Female predators and average dead fathers: a daring Slovak short story collection contemplates contemporary womanhood

Female predators and average dead fathers: a daring Slovak short story collection contemplates contemporary womanhood

19 December 2019

A female sexual “predator” who has seduced every man she ever wanted gets married to the wrong guy (her clit is “too large, it’s not normal!” he tells her). A woman falls in love with a tiny male “creature” she finds by the rubbish bin, and dresses him in ballerina skirts, only for him to dissolve in the rain after her ex teaches him how to drink beer and be a “real man”. A young woman commits suicide and then relives her birth (“my head pushing through the warm interior of her vagina”), childhood, and adolescence marked by sexist upbringing and sexual abuse.

These are the stories of three characters that populate Slovak writer Uršuľa Kovalyk’s brilliant collection of short stories The Night Circus and Other Stories, which follows her acclaimed coming-of-age novel The Equestrian.

Mixing magical realism with explicit observations on female sexuality and experience, a splash of humour, and unsentimental sensual descriptions (the first story in the collection starts with the sentence “The air smells of melting plastic.”), Kovalyk redefines womanhood.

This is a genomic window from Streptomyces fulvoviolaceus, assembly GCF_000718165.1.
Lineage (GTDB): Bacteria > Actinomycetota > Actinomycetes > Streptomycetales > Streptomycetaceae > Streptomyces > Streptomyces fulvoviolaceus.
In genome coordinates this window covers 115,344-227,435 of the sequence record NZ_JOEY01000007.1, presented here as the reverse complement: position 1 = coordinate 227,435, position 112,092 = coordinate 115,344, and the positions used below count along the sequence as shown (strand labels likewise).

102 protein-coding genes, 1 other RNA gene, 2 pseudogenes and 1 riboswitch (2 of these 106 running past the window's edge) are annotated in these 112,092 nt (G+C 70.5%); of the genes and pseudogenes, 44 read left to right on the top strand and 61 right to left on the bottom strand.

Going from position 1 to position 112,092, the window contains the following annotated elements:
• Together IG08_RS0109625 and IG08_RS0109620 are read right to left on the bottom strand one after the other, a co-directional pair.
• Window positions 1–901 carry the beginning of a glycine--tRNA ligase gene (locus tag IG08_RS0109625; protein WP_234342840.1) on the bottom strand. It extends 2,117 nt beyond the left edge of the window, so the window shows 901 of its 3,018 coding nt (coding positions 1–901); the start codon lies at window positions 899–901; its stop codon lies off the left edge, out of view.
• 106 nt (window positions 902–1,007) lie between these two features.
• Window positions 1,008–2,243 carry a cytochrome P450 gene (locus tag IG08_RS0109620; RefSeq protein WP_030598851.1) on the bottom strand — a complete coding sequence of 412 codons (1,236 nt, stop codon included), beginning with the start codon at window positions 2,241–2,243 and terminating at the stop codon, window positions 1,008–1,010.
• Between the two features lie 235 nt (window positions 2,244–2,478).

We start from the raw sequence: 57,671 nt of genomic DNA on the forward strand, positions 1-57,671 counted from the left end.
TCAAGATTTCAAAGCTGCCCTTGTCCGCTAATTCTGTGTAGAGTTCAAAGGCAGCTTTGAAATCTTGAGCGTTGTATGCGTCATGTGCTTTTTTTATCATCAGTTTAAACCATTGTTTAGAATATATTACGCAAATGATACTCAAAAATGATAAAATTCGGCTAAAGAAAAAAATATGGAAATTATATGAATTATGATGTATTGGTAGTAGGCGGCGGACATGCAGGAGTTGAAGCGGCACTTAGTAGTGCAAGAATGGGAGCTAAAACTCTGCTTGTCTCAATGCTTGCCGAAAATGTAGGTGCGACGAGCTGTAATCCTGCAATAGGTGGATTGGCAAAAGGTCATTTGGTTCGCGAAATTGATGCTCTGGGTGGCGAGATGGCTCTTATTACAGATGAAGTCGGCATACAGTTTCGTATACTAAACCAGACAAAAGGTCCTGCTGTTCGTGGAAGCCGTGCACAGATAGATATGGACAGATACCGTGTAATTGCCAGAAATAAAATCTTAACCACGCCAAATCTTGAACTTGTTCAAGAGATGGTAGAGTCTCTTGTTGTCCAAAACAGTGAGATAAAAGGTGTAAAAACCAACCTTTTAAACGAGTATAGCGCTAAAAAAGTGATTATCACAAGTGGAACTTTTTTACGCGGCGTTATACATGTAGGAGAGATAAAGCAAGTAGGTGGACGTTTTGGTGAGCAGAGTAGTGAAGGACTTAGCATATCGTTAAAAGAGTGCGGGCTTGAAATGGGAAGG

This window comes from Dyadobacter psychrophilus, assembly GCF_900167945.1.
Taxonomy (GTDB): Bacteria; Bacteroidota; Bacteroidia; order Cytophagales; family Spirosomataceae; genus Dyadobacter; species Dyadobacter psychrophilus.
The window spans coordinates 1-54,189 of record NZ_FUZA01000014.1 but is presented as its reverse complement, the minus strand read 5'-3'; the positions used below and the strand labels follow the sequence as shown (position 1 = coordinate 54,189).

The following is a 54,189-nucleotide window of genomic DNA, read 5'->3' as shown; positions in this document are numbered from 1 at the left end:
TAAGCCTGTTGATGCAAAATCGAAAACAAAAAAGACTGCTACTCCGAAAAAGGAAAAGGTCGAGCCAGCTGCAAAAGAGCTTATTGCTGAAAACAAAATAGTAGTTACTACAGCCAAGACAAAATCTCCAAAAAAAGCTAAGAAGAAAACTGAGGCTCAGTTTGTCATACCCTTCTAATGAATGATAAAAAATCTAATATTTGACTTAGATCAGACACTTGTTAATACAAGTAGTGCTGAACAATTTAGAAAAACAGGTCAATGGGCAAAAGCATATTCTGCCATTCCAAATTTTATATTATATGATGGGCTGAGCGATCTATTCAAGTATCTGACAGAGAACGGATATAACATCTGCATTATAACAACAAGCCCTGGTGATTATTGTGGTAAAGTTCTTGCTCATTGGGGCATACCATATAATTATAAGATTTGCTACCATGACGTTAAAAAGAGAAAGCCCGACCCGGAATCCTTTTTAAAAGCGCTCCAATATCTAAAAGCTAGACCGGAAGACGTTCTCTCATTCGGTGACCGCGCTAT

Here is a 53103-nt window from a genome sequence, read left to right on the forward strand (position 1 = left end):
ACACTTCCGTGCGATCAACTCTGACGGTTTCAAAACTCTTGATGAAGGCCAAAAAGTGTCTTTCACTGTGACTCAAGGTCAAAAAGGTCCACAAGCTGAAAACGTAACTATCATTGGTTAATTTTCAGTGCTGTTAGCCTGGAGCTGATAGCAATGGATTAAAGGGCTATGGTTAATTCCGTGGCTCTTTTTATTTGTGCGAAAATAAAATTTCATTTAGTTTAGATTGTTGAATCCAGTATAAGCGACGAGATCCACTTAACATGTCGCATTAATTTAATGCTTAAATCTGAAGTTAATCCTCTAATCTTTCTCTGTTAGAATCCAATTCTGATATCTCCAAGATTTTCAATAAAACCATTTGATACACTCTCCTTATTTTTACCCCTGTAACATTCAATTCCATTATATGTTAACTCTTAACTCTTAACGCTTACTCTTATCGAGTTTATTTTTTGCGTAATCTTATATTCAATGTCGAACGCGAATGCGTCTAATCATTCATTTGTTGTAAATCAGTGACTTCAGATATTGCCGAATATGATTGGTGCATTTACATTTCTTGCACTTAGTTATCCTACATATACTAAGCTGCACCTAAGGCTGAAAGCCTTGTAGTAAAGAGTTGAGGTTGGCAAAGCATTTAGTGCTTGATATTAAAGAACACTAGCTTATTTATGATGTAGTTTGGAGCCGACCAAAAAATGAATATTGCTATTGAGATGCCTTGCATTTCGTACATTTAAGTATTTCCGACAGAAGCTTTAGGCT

Her book is alternatively gentle and brutal. In “Rainy Day Joe”, the narrator directly and humorously expresses her infatuation with her new creature-boyfriend: “I was fascinated by his masculine yet tiny body, his perfectly formed buttocks and beautifully shaped feet. They never smelled.” While often full of gentleness, Kovalyk also shows a flair for vulgarity. In “An Average Dead Father”, the female narrator attending her absent father’s funeral says he had abandoned her “at the very moment of spurting his semen into my mother’s womb to fertilise an egg, the moment he reached orgasm.”

At times it can seem as though the author is a little too reliant on feminist cliches, but then she immediately surprises with observations that do justice to life’s contradictions, such as the two paternal images lodged in the narrator’s head: one of her father’s “drunken, furious face” and the other showing “father’s back, lovingly bent over a puddle, trying to catch young frogs for me.”

Perhaps Kovalyk’s power as a writer is most strongly rooted in her ability to create fresh images by juxtaposing darkness with innocence. The entrance to “Suicide” illustrates this best: “After I committed suicide in my bathroom on 8 May at four in the morning, my soul slipped out of my body like a bar of wet soap from the hands of a clumsy child.”

Excellently translated into English by Julia and Peter Sherwood, The Night Circus and Other Stories is a must-read for those interested in exploring womanhood in all its dirty, painful, wonderful and enticing complexity — in poetic yet direct, personally political prose.

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